Monday, June 18

Theater Review: ‘The Old Woman’


"The Old Woman" Directed by Robert Wilson Royce Hall

“The Old Woman”

Directed by Robert Wilson

Royce Hall

3 Paws

A black and white portrait resembling a page out of a children’s picture book hangs above a dimly lit stage. Suddenly, the sharp crackle of thunder and an unnerving darkness permeates the room.

From the darkness emerges two men dressed identically: a black suit, a button-down white shirt, a tie and suspenders, with faces that are painted clown-white with harsh, black lines. The only thing that distinguishes them is the side to which their hair is parted.

Adapted by Darryl Pinckney and directed by Robert Wilson, “The Old Woman” is based on the story by Russian author Daniil Kharms – a surreal political novella written in the 1930s – and stars world-renowned dancer and actor Mikhail Baryshnikov and film star Willem Dafoe.

In telling the story of a struggling writer, “The Old Woman” has a transformative vigor that provides emotional insights into the human condition. When Baryshnikov and Dafoe stand shoulder to shoulder, the symmetry of the parts in their hair makes them seem like two halves of the same individual.

Gleefully mischievous and comical, the two operate as one identity split in half. As both Baryshnikov and Dafoe play the writer and the old woman, they repeat each other’s stories and swap characters, even within the same scene at times.

The notion of being haunted by one’s inner demons is a theme prevalent throughout the play, and the use of repetition is a substantial tool used to elevate this theme.

While the beginning of the play provides a spectacular, whimsical introduction that secures the audience’s attention, the repetition throughout alters the mood in several different ways. As Baryshnikov and Dafoe repeat their monologues for the fourth or fifth time, fatigue begins to set in – a fatigue that soon makes one wonder how much longer they will go on.

The predictability of the lines being said by Baryshnikov and Dafoe begins to take on a rather demented quality – creating a dream-like atmosphere that never quite dissipates for the remainder of the play.

In fact, for the majority of the one-hour and 40-minute play, “The Old Woman” feels like being inside of a dream due to its quirky, eccentric mood. This, combined with the extremely accelerated pace and abrupt change in scenes becomes quite exhausting to watch about midway through play.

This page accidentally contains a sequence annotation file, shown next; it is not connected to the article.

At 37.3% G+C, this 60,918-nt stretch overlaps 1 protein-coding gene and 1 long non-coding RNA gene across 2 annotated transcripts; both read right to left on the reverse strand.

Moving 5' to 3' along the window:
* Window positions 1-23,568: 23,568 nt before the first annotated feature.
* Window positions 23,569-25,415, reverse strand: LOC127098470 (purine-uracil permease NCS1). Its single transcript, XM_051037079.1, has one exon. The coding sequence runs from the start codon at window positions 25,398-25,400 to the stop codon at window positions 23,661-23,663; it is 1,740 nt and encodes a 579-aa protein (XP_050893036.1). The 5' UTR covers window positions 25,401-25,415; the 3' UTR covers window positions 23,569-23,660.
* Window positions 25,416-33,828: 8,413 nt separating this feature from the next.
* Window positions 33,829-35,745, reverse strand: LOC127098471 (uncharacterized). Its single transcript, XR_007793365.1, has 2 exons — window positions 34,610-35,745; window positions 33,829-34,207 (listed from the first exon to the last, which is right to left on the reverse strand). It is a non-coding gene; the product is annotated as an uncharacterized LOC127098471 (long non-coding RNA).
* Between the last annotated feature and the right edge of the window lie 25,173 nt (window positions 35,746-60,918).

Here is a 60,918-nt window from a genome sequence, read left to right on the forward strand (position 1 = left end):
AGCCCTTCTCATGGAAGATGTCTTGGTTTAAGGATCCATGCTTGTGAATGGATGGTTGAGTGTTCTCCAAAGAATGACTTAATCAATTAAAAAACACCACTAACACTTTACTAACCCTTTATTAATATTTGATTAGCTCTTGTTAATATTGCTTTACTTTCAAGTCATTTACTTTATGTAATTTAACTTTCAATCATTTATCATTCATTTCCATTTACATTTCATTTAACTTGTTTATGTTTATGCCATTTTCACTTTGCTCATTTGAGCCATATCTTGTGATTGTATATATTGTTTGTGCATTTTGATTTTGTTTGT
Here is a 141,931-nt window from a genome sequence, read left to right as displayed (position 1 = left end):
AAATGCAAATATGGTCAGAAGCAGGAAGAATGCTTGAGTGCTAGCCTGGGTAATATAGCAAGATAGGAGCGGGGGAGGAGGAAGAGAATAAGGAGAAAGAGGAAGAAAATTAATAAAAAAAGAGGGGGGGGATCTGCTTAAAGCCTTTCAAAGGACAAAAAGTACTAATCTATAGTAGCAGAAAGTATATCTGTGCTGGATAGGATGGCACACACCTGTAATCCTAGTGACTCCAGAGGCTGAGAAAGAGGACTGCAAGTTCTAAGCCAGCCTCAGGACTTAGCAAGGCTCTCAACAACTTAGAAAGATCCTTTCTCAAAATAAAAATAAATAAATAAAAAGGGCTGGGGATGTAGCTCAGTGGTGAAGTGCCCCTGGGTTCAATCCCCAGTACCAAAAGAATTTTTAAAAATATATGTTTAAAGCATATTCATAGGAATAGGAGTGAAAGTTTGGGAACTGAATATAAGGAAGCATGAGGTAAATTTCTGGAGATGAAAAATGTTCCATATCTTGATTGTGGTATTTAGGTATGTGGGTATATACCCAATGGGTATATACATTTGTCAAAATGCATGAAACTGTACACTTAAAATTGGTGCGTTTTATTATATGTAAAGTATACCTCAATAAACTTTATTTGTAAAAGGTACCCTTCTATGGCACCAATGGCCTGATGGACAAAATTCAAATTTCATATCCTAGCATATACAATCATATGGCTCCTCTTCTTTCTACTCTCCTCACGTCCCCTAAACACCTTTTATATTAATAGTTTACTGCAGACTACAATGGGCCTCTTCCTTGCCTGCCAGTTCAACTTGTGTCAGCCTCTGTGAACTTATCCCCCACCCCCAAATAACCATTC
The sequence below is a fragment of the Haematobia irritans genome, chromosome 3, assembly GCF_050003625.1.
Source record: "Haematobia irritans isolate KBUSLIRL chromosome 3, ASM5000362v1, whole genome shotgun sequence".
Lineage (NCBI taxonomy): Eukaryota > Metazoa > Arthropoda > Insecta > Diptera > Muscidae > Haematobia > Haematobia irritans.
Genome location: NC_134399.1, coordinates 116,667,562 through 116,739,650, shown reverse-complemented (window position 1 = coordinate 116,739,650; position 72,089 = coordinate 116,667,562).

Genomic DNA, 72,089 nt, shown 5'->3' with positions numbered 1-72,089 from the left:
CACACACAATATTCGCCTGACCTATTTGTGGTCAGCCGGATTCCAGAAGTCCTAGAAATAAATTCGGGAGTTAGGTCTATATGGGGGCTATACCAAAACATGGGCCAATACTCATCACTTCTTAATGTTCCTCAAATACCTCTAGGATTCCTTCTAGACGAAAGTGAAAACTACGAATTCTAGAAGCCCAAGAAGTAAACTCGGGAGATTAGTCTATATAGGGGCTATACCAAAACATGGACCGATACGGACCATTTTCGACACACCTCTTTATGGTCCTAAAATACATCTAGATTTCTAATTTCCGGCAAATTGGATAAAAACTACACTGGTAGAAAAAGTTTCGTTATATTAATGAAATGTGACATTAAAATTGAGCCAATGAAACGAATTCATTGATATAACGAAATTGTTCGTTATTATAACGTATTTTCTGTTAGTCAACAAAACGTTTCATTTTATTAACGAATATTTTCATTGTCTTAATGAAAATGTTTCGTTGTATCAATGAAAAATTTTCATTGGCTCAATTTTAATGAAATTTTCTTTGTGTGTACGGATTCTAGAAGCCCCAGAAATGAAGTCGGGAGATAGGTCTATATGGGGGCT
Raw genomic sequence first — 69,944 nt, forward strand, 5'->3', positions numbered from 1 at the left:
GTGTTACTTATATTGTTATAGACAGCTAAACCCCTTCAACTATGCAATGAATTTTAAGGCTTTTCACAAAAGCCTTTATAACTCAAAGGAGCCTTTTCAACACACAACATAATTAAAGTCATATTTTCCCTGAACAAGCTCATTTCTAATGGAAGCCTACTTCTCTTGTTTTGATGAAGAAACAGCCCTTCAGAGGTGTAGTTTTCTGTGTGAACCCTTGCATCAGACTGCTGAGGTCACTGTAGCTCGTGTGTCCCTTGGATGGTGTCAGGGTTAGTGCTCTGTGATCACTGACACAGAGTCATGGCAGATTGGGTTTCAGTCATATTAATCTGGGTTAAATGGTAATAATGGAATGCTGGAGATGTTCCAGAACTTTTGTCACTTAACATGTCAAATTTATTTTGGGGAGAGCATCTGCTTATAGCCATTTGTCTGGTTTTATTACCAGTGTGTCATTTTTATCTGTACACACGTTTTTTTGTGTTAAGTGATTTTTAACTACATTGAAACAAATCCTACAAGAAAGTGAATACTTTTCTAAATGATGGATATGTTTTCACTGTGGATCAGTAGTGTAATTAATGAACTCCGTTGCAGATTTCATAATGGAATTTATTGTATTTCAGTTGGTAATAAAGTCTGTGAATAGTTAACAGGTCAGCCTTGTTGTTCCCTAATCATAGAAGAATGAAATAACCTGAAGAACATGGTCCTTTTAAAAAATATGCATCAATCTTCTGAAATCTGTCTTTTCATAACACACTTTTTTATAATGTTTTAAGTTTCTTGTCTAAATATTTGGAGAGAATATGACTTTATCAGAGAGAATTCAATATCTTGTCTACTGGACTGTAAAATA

Where there is a lack of momentum in the play is in the relationship between the old woman and the writer. Because the actors are continuously switching characters, even within the same scene at times, the storyline is often difficult to follow. Combined with the rapid and often erratic pace of the play, “The Old Woman” feels as though it is moving in and out of a story rather than building toward a climactic moment.

However, despite the chaotic pace, the set design remains visually striking. Though it maintains a rather minimalistic feel, it is complemented with fluorescent white hues contrasted against deeply saturated colored lights and quirky drawings, puppets and cutouts throughout.

While at times the characters find themselves in the writer’s apartment, at a bakery or even at a train station at one point, the most prominent visual feature always remains the manipulation of light.

At several points throughout the play, the light would shift focus from the main stage, to the actors and even to specific areas of the body on Baryshnikov and Dafoe. This truly serves to elevate that eccentric, whimsical feel that was prevalent throughout “The Old Woman.”

Another standout aspect of “The Old Woman” is the performances given by Baryshnikov and Dafoe. While the narrative of the storyline is demanding and scattered, Baryshnikov and Dafoe remain centered and in sync, not just in terms of their acting, but in their choreography as well.

Whether it was a waltz, or a tango, or even a simple pitter-pattering of the feet, the choreographed dance numbers in “The Old Woman” were meticulous and precise. In their movement, Baryshnikov and Dafoe are impeccably graceful and offer a fluidity of voice that provides a plethora of emotions: ghostly, irritating, humorous, startling and soothing.

“The Old Woman” presents a play that is aesthetically pleasing to look at on stage, but proves how easily a story can fall flat when lack of substance and momentum are present.

– Shelly Maldonado

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